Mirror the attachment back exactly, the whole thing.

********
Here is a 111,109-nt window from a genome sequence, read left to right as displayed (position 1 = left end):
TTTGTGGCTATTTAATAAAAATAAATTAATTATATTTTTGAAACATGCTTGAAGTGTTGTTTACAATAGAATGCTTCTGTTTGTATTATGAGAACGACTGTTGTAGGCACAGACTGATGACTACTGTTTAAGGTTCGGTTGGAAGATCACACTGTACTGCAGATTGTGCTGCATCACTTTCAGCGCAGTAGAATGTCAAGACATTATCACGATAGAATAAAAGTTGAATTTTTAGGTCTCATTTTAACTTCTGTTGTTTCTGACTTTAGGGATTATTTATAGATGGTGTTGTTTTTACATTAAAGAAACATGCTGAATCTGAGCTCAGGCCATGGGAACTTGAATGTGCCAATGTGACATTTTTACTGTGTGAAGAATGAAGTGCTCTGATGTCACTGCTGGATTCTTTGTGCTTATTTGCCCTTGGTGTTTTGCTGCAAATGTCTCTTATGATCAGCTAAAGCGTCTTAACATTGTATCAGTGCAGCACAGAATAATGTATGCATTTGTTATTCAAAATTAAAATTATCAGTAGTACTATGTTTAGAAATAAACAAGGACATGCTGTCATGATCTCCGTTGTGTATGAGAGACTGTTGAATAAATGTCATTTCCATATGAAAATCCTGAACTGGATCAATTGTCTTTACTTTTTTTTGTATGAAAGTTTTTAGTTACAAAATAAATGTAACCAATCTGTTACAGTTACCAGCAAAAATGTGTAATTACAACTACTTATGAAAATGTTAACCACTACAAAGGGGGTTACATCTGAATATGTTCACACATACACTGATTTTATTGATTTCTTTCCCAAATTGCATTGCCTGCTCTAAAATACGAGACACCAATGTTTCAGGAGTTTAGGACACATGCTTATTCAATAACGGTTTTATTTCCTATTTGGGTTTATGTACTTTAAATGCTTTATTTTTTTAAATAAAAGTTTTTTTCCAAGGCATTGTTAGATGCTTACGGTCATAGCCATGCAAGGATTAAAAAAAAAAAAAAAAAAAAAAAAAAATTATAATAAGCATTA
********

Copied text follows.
Here is a 111,109-nt window from a genome sequence, read left to right as displayed (position 1 = left end):
TTTGTGGCTATTTAATAAAAATAAATTAATTATATTTTTGAAACATGCTTGAAGTGTTGTTTACAATAGAATGCTTCTGTTTGTATTATGAGAACGACTGTTGTAGGCACAGACTGATGACTACTGTTTAAGGTTCGGTTGGAAGATCACACTGTACTGCAGATTGTGCTGCATCACTTTCAGCGCAGTAGAATGTCAAGACATTATCACGATAGAATAAAAGTTGAATTTTTAGGTCTCATTTTAACTTCTGTTGTTTCTGACTTTAGGGATTATTTATAGATGGTGTTGTTTTTACATTAAAGAAACATGCTGAATCTGAGCTCAGGCCATGGGAACTTGAATGTGCCAATGTGACATTTTTACTGTGTGAAGAATGAAGTGCTCTGATGTCACTGCTGGATTCTTTGTGCTTATTTGCCCTTGGTGTTTTGCTGCAAATGTCTCTTATGATCAGCTAAAGCGTCTTAACATTGTATCAGTGCAGCACAGAATAATGTATGCATTTGTTATTCAAAATTAAAATTATCAGTAGTACTATGTTTAGAAATAAACAAGGACATGCTGTCATGATCTCCGTTGTGTATGAGAGACTGTTGAATAAATGTCATTTCCATATGAAAATCCTGAACTGGATCAATTGTCTTTACTTTTTTTTGTATGAAAGTTTTTAGTTACAAAATAAATGTAACCAATCTGTTACAGTTACCAGCAAAAATGTGTAATTACAACTACTTATGAAAATGTTAACCACTACAAAGGGGGTTACATCTGAATATGTTCACACATACACTGATTTTATTGATTTCTTTCCCAAATTGCATTGCCTGCTCTAAAATACGAGACACCAATGTTTCAGGAGTTTAGGACACATGCTTATTCAATAACGGTTTTATTTCCTATTTGGGTTTATGTACTTTAAATGCTTTATTTTTTTAAATAAAAGTTTTTTTCCAAGGCATTGTTAGATGCTTACGGTCATAGCCATGCAAGGATTAAAAAAAAAAAAAAAAAAAAAAAAAAATTATAATAAGCATTA